I would also like a quality 2 channel hardware option that was a bit more affordable for adding Dirac Live3 to my signal chain.

thatguy's picture

I think room correction is the next frontier in 2 channel audio. Articles like this are very helpful; especially the tips on the Harmon curve.

How do the hardware based options (miniDSP) with it built in compare to the PC setup?

Mike-48's picture

One audiophile's opinion: Both hardware systems and systems run on a PC have their advantages. For stereo, dedicated hardware can be easier to set up in terms of connections and abilitites. For example, the miniDSP SHD or Anthem STR have four outputs, 2 for mains and 2 for subs. That can be tricky to configure on a PC (not impossible by any means). Hardware solutions might be incorporated into a preamp with source switching, ADC, volume control, and possibly tone controls for quick adjustments. (When I was looking into a PC-based solution years ago, source selection was a stumbling block.) Finally, dedicated audio units don't require having a PC in the listening room, which some find a distraction.

I think PC-based solutions have the advantage in maximum flexibility and configurability and the ability to add more processing power in the future. You can even change DSP system, if you want, without changing hardware. I suspect also they can be more cost-effective. But to my mind, they are a little more towards the DIY end of the spectrum.

partain's picture

I've been chasing "flat" response for 50 years , and now I find a little bass and treble boost is good ? Back when tone controls existed I used a bit of boost on both ends but I was soon educated out of that nonsense . If I stray too far from flat now I'm afraid I'll feel guilty . Old habits .
Will you get the bass thingie later for free if you buy in now ?
And what about Tidal ?

Kal Rubinson's picture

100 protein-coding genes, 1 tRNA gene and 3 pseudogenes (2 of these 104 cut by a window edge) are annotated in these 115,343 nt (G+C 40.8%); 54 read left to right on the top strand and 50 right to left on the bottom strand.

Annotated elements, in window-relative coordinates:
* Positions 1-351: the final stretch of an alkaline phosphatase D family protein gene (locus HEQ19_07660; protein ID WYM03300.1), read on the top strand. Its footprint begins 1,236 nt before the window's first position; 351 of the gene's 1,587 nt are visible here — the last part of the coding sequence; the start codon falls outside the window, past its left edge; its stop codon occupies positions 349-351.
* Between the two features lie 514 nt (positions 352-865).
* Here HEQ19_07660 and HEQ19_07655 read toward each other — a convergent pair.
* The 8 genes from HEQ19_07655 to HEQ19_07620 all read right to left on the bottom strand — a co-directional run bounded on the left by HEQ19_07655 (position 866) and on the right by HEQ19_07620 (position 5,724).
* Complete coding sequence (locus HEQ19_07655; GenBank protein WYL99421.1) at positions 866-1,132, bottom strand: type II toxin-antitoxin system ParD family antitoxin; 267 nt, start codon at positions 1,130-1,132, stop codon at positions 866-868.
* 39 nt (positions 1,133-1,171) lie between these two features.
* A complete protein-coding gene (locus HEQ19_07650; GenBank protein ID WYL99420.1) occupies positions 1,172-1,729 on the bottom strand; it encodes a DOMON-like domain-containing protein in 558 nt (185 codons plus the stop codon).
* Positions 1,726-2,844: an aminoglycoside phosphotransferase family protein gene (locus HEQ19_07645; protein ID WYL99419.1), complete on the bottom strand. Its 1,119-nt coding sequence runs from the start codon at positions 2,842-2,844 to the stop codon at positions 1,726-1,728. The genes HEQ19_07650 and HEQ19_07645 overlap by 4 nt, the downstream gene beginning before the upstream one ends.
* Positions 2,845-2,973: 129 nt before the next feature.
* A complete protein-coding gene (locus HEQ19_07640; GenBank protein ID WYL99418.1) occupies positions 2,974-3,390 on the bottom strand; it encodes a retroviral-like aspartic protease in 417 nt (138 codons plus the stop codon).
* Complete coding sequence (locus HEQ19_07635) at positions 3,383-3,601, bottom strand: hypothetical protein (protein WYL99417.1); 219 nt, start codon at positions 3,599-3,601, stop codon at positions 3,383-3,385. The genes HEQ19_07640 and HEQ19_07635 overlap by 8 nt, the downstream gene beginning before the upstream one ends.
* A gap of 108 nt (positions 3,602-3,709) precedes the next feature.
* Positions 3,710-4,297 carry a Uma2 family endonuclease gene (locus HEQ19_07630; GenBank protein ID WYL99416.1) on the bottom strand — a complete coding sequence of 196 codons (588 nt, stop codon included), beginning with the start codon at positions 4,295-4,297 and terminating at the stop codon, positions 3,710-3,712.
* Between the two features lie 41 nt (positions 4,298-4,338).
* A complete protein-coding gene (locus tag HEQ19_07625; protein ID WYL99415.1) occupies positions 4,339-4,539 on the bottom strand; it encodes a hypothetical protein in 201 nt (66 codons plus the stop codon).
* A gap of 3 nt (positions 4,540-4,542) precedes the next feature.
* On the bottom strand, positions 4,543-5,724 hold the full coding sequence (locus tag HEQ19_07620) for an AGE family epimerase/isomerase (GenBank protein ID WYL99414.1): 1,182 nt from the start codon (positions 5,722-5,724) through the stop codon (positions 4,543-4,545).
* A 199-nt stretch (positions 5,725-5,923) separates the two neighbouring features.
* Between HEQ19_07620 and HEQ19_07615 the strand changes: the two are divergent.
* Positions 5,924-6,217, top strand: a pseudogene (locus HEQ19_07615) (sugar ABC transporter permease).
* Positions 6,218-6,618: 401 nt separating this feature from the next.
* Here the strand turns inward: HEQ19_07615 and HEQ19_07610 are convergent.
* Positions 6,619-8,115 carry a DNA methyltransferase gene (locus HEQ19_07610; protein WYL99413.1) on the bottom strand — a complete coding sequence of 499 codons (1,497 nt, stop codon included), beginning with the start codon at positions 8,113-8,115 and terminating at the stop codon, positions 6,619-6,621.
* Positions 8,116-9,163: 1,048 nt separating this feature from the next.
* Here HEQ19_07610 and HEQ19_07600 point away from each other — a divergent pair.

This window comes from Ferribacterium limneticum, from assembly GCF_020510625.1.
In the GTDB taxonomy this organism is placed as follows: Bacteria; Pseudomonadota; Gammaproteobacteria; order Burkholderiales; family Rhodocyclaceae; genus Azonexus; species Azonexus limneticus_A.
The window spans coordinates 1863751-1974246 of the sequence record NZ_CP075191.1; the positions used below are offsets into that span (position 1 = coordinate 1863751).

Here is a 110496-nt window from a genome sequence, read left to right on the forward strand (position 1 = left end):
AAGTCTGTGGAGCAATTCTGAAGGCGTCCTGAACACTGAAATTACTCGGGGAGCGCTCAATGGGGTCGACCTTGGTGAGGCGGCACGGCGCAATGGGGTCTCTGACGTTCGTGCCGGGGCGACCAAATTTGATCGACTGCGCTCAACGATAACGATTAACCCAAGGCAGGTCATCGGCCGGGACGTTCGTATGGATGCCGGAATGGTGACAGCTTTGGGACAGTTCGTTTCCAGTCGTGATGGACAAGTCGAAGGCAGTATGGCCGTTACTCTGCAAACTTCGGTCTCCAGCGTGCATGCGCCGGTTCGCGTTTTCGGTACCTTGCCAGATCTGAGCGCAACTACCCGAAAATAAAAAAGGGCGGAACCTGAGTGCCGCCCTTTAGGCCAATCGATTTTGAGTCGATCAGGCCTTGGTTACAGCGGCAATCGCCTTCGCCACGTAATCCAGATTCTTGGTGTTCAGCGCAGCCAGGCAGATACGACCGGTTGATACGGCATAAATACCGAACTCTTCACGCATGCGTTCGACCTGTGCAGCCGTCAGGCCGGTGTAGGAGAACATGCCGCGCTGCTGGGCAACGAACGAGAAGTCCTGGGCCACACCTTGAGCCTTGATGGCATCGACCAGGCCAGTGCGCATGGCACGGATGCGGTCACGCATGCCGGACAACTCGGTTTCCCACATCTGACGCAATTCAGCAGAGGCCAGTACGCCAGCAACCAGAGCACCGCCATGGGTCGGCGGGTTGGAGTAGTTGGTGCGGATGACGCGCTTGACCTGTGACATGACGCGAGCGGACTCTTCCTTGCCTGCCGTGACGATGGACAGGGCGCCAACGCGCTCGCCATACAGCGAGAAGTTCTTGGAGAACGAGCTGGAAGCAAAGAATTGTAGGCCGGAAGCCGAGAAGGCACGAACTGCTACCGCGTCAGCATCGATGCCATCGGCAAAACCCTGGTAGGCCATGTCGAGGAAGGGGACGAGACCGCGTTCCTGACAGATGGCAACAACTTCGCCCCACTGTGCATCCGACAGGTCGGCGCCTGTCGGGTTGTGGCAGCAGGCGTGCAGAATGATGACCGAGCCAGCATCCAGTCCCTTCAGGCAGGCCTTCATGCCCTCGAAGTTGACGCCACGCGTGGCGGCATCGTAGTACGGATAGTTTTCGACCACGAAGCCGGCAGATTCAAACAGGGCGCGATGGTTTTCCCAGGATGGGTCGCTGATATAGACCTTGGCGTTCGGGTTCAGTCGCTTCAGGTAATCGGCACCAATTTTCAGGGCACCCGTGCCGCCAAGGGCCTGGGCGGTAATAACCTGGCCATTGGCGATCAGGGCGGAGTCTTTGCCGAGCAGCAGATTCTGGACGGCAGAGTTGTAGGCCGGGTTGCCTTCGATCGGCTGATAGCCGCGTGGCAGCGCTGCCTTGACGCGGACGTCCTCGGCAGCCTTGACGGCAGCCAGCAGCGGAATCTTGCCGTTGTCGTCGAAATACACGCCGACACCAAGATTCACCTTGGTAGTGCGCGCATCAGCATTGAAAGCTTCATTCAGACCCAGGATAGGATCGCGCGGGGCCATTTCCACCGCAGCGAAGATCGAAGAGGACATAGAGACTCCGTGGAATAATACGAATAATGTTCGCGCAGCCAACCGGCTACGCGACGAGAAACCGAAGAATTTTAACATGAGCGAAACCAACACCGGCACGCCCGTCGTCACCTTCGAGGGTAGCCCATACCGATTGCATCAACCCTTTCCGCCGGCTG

Quote:

I've been chasing "flat" response for 50 years , and now I find a little bass and treble boost is good ? Back when tone controls existed I used a bit of boost on both ends but I was soon educated out of that nonsense.

Time marches on but it is a little bass boost and a little treble roll-off.

Quote:

Will you get the bass thingie later for free if you buy in now ?

Possible but I doubt it.

Quote:

And what about Tidal ?

Tidal (which I do not use) is just another app. I am guessing that it will work with DL3 the same way that Qobuz does.

doxsoundlv@gmail.com's picture

Running a 2.2 system in my office control room style. Elac Unifi UB5's and Klipsch RPW10 subs fed from my near 20 year old Denon 3802, via a Parasound ZDDAC and J River. With Dirac installed the focus and imaging is much better, and the bass is not so boomy (these are inexpensive subs after all). I think it's a kickass system for very little money and probably about as good as it's going to get in my tiny room. I did the calibration with a DBX RTA mic I had from my pro days, and an ART mic pre to USB, but have a Focusrite on the way that might make a difference...we'll see.

luh3417's picture

For several months, Dirac has been developing a new version for the Mac, that doesn’t use plugins, and instead simply works as a kind of virtual sound card, for all audio output. I’ll buy it then, since I want to use it with Amazon Music, which doesn’t support plugins.

(There’s probably a complicated poorly documented rain dance I could undertake, to make the current version work with Amazon Music, but I’m thinking to just wait for the new version.)

(I think the Windows version is already there and doesn’t need this new architecture).

Here’s instructions for installing the Mac beta https://confluence.dirac.services/display/DLS/macOS%3A+Standalone+Beta

They are updating regularly, latest version is here
https://artifactory.dirac.services/artifactory/live/porter/mac/update/beta/

Kal Rubinson's picture

Yes, the Windows version is already there and the new Mac version (which I cannot test) has been announced.

luh3417's picture

Is the new Mac version for sale yet? Have they announced a target date? I don’t see it on their website. I have to say I still find their product offerings beyond confusing. OK I see “Plugin and Standalone for Windows and I see Plugin for Mac” so yes what I’m waiting for will be called “Standalone for Mac”.

Some of the new Onkyo AVRs will come with Dirac. Saw that announced somewhere. Ought to give Denon with Audyssey a run for its money. I don’t see this on their website either though.

X